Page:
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Re: [Axiom-developer] Design of Semantic Latex

From: Tim Daly
Subject: Re: [Axiom-developer] Design of Semantic Latex
Date: Sat, 27 Aug 2016 03:12:37 -0400

(email failed...retry)

William Sit wrote:

>I am still not sure what your immediate goal is. My current understanding (correct me
>if I am still wrong) is that you want to translate the left hand side of an identity (like a
>formula for an integral) given in latex into Axiom code which then, by executing the
>code, generates the right hand side of that identity, first by outputted as an Axiom
>_expression_ and then as selatex, and one difficulty is the lack of semantics implicit
>in the input (left hand side) latex string.

Well, the selatex output would only happen if you asked for it, but yes, this is correct.

>However, there are other difficulties: often, there is no canonical form for the right hand
>side (an answer after evaluating the left hand side),

If you look at the CATS Schaum's Integration set you'll see that each Axiom
integration result was subtracted from the published result, expecting it to simplify to 0.
(This is undecidable).

Where the answers differed they usually differed by a constant
(which was shown by taking the derivative of the difference). Sometimes special
simplification routines were needed, other times some rules had to be applied to get
some trig identities. More than once there was no resolution, which either indicates
a bug in Axiom, an error in the published result, or some hidden semantic assumption.

Even more interesting is that many of the reference books list many results.

>nor does Axiom always give the provisos under which the evaluation/identity is valid

One crisis at a time... Axiom has, for example, branch cut choices and these need to
be made explicit. Ideally, these could be changed by provisos. The SuchThat domain
provides some proviso functionality but is rarely used at present. However, the published
results don't provide the provisos either making the whole issue invisible despite
being important.

>For test suites, you won't have to worry about the canonical form or provisos because
>you are only comparing the answer with the one generated by a previous version of
>Axiom, to make sure nothing is "broken". For that purpose, the semantic you need only
>needs to be consistent from one Axiom version to the next, and you may choose the
>specific parameters needed in any way where the identity makes sense.

The regression tests use exactly this philosophy. But the CATS tests are a
"Computer Algebra Test Suite", not an Axiom test suite so they are measured against
published results. On several occasions Axiom has found errors in the published results.

>The general problem (which I am not sure if you are pursuing) where one wants to add
>explicit semantic to any mathematical _expression_ given in latex is a far more challenging
>one, independent of whether the _expression_ can or should be evaluated, or semantic
>provided for the rewritten _expression_ (or "answer"). I wonder if the general problem has
>applications. Would such mark-ups help or hinder the creation of a piece of mathematical

In general I don't think published mathematics will adopt semantic markup. The context
available in the surrounding paragraphs is sufficient. Most formulas are just there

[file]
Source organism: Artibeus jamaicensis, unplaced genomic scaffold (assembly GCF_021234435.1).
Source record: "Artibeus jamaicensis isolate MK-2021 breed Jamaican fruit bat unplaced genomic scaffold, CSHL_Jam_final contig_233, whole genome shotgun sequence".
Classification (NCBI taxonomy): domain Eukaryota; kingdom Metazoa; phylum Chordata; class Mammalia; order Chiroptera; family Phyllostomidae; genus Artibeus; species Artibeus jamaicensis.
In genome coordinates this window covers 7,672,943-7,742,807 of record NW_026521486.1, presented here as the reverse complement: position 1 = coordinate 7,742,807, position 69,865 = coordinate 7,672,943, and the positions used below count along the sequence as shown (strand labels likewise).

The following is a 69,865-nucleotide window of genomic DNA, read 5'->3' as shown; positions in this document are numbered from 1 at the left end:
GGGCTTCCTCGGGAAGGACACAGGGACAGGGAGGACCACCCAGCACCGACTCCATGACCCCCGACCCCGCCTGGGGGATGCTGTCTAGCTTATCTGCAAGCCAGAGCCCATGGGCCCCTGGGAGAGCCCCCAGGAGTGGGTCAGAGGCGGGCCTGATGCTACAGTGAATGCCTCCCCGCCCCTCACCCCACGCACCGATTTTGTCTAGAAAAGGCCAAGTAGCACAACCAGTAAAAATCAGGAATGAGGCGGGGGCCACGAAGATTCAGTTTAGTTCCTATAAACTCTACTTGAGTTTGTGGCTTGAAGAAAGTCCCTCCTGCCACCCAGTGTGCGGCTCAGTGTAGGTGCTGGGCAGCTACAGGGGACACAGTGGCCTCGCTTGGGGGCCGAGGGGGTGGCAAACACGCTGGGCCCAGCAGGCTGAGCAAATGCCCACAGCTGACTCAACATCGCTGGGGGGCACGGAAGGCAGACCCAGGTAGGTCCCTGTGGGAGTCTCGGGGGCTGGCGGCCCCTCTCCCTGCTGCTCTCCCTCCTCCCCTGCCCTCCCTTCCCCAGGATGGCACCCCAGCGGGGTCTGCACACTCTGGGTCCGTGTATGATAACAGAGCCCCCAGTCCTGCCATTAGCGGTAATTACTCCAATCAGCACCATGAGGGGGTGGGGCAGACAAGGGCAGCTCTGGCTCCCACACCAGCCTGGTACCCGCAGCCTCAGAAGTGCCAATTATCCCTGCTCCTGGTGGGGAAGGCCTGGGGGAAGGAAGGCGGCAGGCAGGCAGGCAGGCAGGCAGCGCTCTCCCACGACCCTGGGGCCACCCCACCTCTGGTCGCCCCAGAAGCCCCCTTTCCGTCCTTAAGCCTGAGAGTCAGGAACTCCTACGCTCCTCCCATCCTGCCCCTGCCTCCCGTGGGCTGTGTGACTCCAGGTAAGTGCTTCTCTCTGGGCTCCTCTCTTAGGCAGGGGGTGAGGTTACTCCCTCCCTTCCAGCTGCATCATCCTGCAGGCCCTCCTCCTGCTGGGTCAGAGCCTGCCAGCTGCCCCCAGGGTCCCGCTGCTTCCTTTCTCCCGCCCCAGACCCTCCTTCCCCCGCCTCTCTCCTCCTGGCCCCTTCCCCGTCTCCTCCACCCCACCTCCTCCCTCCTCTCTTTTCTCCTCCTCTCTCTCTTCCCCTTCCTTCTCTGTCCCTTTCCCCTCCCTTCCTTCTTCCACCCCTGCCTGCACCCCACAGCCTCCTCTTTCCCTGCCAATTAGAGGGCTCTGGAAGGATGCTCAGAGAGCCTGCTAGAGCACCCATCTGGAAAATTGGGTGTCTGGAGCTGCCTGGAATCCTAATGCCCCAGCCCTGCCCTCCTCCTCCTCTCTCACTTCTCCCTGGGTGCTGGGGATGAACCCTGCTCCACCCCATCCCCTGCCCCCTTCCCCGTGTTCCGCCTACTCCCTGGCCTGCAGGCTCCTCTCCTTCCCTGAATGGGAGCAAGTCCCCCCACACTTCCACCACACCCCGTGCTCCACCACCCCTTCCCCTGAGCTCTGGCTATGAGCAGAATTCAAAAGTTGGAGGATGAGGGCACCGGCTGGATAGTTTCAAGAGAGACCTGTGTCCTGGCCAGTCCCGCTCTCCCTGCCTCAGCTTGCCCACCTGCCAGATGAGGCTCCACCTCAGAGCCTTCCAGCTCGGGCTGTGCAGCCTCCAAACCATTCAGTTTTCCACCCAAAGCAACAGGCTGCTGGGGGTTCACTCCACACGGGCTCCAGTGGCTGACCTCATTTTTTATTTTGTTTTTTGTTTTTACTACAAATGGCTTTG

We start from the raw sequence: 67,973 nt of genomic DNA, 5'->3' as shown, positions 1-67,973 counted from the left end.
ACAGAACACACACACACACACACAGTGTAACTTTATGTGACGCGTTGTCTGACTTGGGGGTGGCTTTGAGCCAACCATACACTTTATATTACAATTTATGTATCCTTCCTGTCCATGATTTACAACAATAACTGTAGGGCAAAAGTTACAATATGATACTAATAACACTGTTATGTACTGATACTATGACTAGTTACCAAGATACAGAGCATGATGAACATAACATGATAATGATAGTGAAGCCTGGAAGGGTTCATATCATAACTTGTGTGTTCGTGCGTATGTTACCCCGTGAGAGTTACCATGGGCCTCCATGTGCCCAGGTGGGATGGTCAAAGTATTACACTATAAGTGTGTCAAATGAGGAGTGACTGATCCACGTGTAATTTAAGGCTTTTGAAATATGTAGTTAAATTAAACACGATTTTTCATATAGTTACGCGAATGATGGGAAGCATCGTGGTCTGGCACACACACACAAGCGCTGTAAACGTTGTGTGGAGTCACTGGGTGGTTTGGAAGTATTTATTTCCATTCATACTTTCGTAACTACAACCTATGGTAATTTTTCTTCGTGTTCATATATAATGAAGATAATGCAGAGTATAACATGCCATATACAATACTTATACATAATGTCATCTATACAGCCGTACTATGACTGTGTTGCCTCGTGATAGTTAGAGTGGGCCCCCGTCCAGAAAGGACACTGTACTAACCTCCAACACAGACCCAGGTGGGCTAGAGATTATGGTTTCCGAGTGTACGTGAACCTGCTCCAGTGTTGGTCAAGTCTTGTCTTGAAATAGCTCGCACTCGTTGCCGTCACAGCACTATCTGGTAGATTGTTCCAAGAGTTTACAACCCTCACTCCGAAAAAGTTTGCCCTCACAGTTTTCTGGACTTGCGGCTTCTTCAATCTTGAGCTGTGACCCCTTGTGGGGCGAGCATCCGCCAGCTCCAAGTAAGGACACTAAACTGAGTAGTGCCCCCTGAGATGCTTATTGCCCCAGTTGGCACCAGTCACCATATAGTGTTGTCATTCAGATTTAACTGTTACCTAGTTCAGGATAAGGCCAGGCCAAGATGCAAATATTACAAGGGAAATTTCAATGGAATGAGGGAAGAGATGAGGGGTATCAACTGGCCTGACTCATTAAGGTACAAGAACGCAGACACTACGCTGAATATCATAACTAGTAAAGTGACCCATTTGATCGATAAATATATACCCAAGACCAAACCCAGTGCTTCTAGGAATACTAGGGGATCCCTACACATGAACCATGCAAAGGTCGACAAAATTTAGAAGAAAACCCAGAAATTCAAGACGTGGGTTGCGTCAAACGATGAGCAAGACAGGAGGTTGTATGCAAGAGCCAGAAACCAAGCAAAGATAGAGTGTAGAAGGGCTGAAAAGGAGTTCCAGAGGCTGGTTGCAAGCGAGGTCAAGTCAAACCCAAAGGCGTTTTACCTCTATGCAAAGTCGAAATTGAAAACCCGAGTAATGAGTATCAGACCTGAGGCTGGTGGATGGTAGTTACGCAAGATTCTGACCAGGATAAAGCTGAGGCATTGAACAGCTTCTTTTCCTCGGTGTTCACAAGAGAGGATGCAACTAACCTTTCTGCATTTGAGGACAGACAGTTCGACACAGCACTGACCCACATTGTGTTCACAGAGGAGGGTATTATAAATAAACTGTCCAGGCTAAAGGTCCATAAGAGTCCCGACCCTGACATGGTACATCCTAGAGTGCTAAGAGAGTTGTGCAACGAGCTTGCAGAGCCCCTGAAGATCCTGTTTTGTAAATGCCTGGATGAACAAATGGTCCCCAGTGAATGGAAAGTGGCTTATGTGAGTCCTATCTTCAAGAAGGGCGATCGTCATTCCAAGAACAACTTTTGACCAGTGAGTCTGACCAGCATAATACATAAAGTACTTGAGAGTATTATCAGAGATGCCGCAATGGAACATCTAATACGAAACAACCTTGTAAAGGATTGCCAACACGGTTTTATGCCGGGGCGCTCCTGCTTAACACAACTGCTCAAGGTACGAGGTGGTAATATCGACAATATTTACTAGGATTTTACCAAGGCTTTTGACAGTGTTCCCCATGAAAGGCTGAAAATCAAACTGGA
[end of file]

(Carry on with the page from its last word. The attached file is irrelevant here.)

to make the text statements exact.

However, for reference works that have no surrounding paragraphs like the CRC/NIST/etc.
the loss of paragraphs makes the formulas ambiguous. The E=mc^2 formula has no
meaning if you don't know what E, m, and c are.

Reference works lack grounding. This is an effort to provide semantic grounding by
showing that the formula is backed by algorithms that can recover the "results".
Is that useful?

The CATS test suite shows that Axiom has problems which need to be solved.
It also shows that the reference works have published errors. Both efforts benefit.

Is it of interest? Apparently so. Every so often someone tries to parse latex with the
goal of automation or inter-system communication. The natural source of latex
formulas are the reference works. The parsing effort fails every time based
on the lack of semantics. This effort addresses the "root cause", making the
reference works much more useful.

On Sat, Aug 27, 2016 at 3:08 AM, Tim Daly <address@hidden> wrote:
(email failed... retry)

The referenced paper only looked at the DLMF Airy functions. The results are:

"Of the 17 sections in the DLMF sample chapter on Airy functions we can handle the mathematical

formulas completely in 6, partially in 5 (without the transformation to MathML), and 6 remain


The grammar currently contains approximately 1000 productions, of which ca. 350 are dictionaries.

There are about 550 rewrite rules. There are fewer rewrite rules than grammar rules, partly because

dictionaries can be treated uniformly by manipulating literals, and partly because it is still incomplete

with respect to the grammar.

Our project shows that parsing mathematics in the form of LATEX documents written to project-specific

rules is feasible, but due to the variations in notation the grammar needs to be engineered specifically

for the project, or even for different chapters written by different mathematicians (e.g. the chapter on

elementary transcendental functions and on Airy functions)."

Many have tried to parse DLMF but there is not sufficient information in the latex. This 

effort used many rules to try to decide if w(x+y) is a multiplication or a function application.

There are rules to decide if sin a/b means (sin a)/b or sin(a/b), either of which is trivial to

distinguish if the latex read {sin a}/b or sin{a/b}

Trivial amounts of semantic markup in the DLMF would communicate semantics without using

1000 productions which still get wrong answers.

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